Wednesday, July 26, 2017

Stock Option Trading


Stock option trading is seen to be very risky by some. I first learned of the risk involved when a friend of my advised me to "be careful" when trading stock options. My friend wasn’t just someone delivering a random opinion. He owned a tax and accounting firm and had seen firsthand what affects stock option trading could have on someone’s bank account.

Does this mean that stock options can’t be traded properly? Of course not. As with any other type of stock trading it pays to be prepared prior to committing real funds.

There are basically 2 types of stock options:

1) The Call Option – a call option is purchased when a trader anticipates that the stock price will rise.

2) 1) The Put Option – a call option is purchased when a trader anticipates that the stock price will fall.

Stock options have tremendous flexibility and can be used in any number of ways. Some investors use stock options as a form of "portfolio insurance". In this case the investor who is long stocks may purchase a put option that should increase in value if his stocks decease in value. With this strategy the trader anticipates that the increase in price of the put option should offset the decrease in price of his stocks leaving his portfolio equity relatively unchanged.

Some traders sell stock options to collect the premium on the option. Online stock brokers typically have more stringent requirements for traders to sell options as the risk is said to be theoretically unlimited.

Buying options is the most common type of stock option trading. Traders like buying options for a number of reasons. One of the reasons is that the cost is fixed and is lower than the cost of buying the actual stock itself. This lower cost can give the options trader excellent leverage when the stock moves in the right direction.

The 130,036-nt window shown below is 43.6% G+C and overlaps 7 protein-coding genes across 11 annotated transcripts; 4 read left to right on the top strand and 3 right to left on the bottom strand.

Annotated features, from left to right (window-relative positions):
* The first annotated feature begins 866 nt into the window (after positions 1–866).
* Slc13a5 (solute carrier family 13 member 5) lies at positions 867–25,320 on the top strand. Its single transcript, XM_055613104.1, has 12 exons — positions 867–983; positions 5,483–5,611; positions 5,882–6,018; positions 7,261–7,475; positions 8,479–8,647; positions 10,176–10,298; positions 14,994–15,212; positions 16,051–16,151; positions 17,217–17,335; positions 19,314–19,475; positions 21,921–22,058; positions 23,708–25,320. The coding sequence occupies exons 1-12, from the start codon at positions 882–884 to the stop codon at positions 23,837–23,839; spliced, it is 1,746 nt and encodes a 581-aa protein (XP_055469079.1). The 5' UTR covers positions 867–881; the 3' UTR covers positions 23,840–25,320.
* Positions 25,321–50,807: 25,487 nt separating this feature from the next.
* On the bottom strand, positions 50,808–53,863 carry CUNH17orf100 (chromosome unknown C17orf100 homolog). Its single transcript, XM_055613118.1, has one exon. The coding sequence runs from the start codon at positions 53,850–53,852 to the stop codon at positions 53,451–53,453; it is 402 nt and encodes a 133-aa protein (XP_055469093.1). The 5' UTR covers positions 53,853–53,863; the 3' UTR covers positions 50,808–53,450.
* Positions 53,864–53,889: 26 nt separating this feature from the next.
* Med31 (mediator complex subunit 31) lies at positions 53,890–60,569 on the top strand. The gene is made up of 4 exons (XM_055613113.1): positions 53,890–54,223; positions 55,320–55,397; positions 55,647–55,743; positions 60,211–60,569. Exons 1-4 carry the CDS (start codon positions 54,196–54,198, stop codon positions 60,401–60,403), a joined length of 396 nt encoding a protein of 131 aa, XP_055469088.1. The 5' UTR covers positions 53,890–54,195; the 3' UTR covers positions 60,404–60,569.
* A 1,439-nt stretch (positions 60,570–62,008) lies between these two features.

One of the key disadvantages of options is that there is a time limit on them. This means that after a certain time period they expire. Stock options may be purchased in a variety of expiration dates. You can buy options with a close expiration date if you feel that the stock will make a move soon. These shorter-term options are attractive to many traders because they are less expensive than options with an expiration date that is further out.

A option with an expiration date that is coming up soon may be cheaper and seem like a good deal. Remember to consider the fact that by buying such an option you have also compressed your time frame for success. In other words you have much less room for error than you would have if you had an option with more time. The general consensus is that most stock options expire worthless. Unfortunately this means that the traders who purchased these options lost money.

A mistake that many beginning stock option traders make is to always by the very cheapest option in hopes of some miraculous instant move in the underlying stock. They may actually get lucky every once in awhile but successful stock option trading is about much more than luck.